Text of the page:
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March 8
1913 - Castaic Range War: Chromicle ally Billy Rose shoots, wounds landowner William W. Jenkins [story]
Bill Jenkins


The Los Angeles County Department of Public Health confirmed Thursday 160 new deaths and 3,489 new cases of COVID-19, with 25,061 total cases in the Santa Clarita Valley.

To date, Public Health identified 1,158,619 positive cases of COVID-19 across all areas of L.A. County and a total of 18,658 deaths.

There are 3,772 people with COVID-19 currently hospitalized, a reduction of more than 1,000 patients in a week, and 29% of these people are in the ICU. A week ago, on Feb. 4, there were 4,990 people hospitalized. This is still more than 4 times higher than pre-surge daily hospitalizations when between mid-September and late-October, the daily number of hospitalized patients with COVID-19 was under 800 people.

Holiday Gatherings
After the winter holidays, L.A. County experienced significant increases in cases and hospitalizations within a few weeks. With continued widespread transmission of the virus in L.A. County, Public Health urges everyone to take extra measures to protect each other as the Lunar New Year, Valentine’s Day, and Presidents Day holidays approach. Being around people who aren’t part of your household puts you at a greater risk for COVID-19. So, the best way to stay safe is to celebrate with just your household and connect virtually with friends and family that don’t live with you.

It is critically important that residents not attend any private gatherings or leave their home if they are experiencing symptoms of illness, have tested positive for COVID-19 or if they have been exposed or likely have been exposed to someone who is positive.

Testing results are available for more than 5,647,000 individuals with 19% of people testing positive. Tuesday’s daily test positivity rate is 6.8%. Please get tested if you have symptoms or an exposure and isolate immediately from your family and others if you have symptoms or test positive for COVID-19.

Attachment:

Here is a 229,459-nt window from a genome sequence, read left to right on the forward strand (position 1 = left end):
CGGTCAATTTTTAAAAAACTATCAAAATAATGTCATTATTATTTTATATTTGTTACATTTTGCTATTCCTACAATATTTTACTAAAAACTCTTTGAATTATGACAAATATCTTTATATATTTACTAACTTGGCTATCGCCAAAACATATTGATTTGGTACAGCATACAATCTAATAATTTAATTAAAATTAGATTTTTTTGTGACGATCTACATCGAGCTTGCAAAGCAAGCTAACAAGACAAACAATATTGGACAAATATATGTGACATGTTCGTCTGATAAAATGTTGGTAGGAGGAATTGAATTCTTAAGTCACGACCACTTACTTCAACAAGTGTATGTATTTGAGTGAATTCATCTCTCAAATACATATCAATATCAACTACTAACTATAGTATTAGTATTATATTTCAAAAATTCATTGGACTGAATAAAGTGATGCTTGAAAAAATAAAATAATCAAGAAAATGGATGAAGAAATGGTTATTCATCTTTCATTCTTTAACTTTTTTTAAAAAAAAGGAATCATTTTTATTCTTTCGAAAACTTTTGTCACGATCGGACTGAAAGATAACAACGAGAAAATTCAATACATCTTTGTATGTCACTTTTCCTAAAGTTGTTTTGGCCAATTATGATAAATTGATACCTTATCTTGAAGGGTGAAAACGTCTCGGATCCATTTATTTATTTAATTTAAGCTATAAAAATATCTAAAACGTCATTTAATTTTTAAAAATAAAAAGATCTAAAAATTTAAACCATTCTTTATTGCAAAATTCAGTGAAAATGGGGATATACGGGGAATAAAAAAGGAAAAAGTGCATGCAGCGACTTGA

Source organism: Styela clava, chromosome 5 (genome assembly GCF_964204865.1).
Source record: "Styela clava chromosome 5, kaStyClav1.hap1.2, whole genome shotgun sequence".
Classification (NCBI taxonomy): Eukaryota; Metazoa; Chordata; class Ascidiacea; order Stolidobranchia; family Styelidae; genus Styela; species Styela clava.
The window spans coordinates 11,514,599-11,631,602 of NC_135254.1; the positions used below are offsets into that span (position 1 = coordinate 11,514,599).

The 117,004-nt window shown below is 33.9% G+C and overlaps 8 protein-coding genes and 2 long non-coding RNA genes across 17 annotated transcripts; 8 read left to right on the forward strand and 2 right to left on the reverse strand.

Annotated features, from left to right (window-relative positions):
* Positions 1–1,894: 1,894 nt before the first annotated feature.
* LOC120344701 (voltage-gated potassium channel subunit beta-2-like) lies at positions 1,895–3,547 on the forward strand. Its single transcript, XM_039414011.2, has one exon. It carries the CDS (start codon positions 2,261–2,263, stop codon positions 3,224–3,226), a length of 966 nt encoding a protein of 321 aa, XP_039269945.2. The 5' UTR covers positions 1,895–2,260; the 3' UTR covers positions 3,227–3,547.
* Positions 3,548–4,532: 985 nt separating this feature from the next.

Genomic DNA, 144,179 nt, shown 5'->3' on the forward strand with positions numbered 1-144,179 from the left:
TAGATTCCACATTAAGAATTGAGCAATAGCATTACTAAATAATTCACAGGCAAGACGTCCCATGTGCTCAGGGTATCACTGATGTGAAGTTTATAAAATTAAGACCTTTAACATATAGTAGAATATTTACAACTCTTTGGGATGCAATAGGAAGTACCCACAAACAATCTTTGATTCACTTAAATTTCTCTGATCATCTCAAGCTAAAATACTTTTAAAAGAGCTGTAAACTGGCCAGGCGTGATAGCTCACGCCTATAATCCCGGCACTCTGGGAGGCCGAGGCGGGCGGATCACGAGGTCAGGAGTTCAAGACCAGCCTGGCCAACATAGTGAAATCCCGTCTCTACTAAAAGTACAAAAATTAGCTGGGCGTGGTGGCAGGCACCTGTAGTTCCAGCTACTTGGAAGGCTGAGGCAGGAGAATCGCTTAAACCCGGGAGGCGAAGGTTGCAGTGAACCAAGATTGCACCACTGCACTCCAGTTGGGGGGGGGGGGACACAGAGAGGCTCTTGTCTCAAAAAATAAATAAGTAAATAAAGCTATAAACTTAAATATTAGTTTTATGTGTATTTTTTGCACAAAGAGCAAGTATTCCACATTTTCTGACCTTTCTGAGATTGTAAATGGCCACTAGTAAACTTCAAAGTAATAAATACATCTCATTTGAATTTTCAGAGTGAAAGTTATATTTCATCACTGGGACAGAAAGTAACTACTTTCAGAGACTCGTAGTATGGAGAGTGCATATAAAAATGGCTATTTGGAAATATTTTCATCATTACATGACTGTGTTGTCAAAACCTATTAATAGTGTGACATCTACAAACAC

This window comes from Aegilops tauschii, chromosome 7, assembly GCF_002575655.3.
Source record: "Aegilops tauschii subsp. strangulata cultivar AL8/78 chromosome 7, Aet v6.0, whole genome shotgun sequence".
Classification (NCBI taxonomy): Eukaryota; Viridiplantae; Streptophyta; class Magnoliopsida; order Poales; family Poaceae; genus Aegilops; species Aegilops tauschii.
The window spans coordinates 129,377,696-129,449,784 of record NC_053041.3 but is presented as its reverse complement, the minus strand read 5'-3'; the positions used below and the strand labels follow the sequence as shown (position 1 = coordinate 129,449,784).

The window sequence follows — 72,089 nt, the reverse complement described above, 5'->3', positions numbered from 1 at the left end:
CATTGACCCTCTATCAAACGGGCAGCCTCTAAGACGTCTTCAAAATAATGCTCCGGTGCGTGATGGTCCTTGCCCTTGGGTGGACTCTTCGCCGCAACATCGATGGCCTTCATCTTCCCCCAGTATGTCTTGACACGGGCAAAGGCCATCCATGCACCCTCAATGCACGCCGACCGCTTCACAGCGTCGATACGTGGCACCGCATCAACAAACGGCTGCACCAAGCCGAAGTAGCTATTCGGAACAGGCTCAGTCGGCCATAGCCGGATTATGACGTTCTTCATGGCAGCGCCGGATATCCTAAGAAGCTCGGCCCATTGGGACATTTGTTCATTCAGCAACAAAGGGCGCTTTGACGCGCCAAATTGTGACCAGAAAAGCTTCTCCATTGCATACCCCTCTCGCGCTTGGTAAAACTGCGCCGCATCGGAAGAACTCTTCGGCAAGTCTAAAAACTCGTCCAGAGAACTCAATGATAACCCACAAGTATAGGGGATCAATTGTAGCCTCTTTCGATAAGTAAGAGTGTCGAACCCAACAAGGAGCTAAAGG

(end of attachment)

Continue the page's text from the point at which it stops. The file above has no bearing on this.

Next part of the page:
California Thursday Snapshot
Statewide, the California Department of Public Health confirmed a total of 3,371,556 cases, with 45,456 deaths from the disease. There are 10,338 confirmed hospitalizations and 2,915 ICU hospitalizations in California.

Numbers may not represent true day-over-day change as reporting of test results can be delayed.

There were 8,575 newly recorded confirmed cases Wednesday.

The 7-day positivity rate is 4.6% and the 14-day positivity rate is 5.4%.

There have been 44,923,981 tests conducted in California. This represents an increase of 153,380 during the prior 24-hour reporting period.

As case numbers continue to rise in California, the total number of individuals who will have serious outcomes will also increase.

As of Feb. 11, providers have reported administering a total of 5,291,493 vaccine doses statewide. Numbers do not represent true day-to-day change as reporting may be delayed. The CDC reports that 8,133,075 doses have been delivered to entities within the state, and 8,388,375 vaccine doses, which includes the first and second dose, have been shipped.

Health Care Worker Infection Rates
As of Feb. 10, local health departments have reported 90,308 confirmed positive cases in health care workers and 374 deaths statewide.

Santa Clarita Valley Thursday Update
As of 4:50 p.m. Thursday, the L.A. County Public Health dashboard recorded 237 deaths among Santa Clarita Valley residents since the pandemic began, but had not included the most recent deaths from Henry Mayo Newhall Hospital.

According to Thursday’s dashboard, of the 237 SCV residents who have died, 206 lived in Santa Clarita, 12 in Castaic, 6 in Acton, 4 in Stevenson Ranch, 3 in unincorporated Canyon Country, 2 (revised from Wednesday’s 3) in Agua Dulce, 1 in unincorporated Bouquet Canyon, 1 in Lake Hughes, 1 in Newhall, 1 in Val Verde.

Of the 25,061 cases reported to Public Health for the SCV to date, the community breakdown is as follows: